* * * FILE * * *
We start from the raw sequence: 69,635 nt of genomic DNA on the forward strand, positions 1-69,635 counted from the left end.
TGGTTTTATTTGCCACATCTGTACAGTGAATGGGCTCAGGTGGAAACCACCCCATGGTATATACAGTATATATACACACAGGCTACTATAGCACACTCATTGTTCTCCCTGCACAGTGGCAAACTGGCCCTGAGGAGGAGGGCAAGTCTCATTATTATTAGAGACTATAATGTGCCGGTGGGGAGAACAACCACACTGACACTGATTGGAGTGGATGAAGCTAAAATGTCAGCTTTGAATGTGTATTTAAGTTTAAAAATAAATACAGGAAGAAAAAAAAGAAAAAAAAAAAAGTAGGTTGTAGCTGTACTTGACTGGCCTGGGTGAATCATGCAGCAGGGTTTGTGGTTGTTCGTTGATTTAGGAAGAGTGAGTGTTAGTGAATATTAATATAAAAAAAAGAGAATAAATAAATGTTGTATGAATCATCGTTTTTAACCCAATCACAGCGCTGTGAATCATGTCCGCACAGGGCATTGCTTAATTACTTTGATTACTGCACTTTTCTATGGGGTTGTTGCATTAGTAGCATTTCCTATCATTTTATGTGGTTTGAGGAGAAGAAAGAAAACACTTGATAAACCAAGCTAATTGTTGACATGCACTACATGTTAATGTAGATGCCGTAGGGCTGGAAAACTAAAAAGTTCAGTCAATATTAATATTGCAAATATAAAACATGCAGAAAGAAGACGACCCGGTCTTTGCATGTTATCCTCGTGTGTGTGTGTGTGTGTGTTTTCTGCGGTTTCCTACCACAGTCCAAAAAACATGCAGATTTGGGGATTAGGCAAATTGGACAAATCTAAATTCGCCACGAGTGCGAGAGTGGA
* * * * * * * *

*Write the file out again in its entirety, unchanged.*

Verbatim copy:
We start from the raw sequence: 69,635 nt of genomic DNA on the forward strand, positions 1-69,635 counted from the left end.
TGGTTTTATTTGCCACATCTGTACAGTGAATGGGCTCAGGTGGAAACCACCCCATGGTATATACAGTATATATACACACAGGCTACTATAGCACACTCATTGTTCTCCCTGCACAGTGGCAAACTGGCCCTGAGGAGGAGGGCAAGTCTCATTATTATTAGAGACTATAATGTGCCGGTGGGGAGAACAACCACACTGACACTGATTGGAGTGGATGAAGCTAAAATGTCAGCTTTGAATGTGTATTTAAGTTTAAAAATAAATACAGGAAGAAAAAAAAGAAAAAAAAAAAAGTAGGTTGTAGCTGTACTTGACTGGCCTGGGTGAATCATGCAGCAGGGTTTGTGGTTGTTCGTTGATTTAGGAAGAGTGAGTGTTAGTGAATATTAATATAAAAAAAAGAGAATAAATAAATGTTGTATGAATCATCGTTTTTAACCCAATCACAGCGCTGTGAATCATGTCCGCACAGGGCATTGCTTAATTACTTTGATTACTGCACTTTTCTATGGGGTTGTTGCATTAGTAGCATTTCCTATCATTTTATGTGGTTTGAGGAGAAGAAAGAAAACACTTGATAAACCAAGCTAATTGTTGACATGCACTACATGTTAATGTAGATGCCGTAGGGCTGGAAAACTAAAAAGTTCAGTCAATATTAATATTGCAAATATAAAACATGCAGAAAGAAGACGACCCGGTCTTTGCATGTTATCCTCGTGTGTGTGTGTGTGTGTGTTTTCTGCGGTTTCCTACCACAGTCCAAAAAACATGCAGATTTGGGGATTAGGCAAATTGGACAAATCTAAATTCGCCACGAGTGCGAGAGTGGA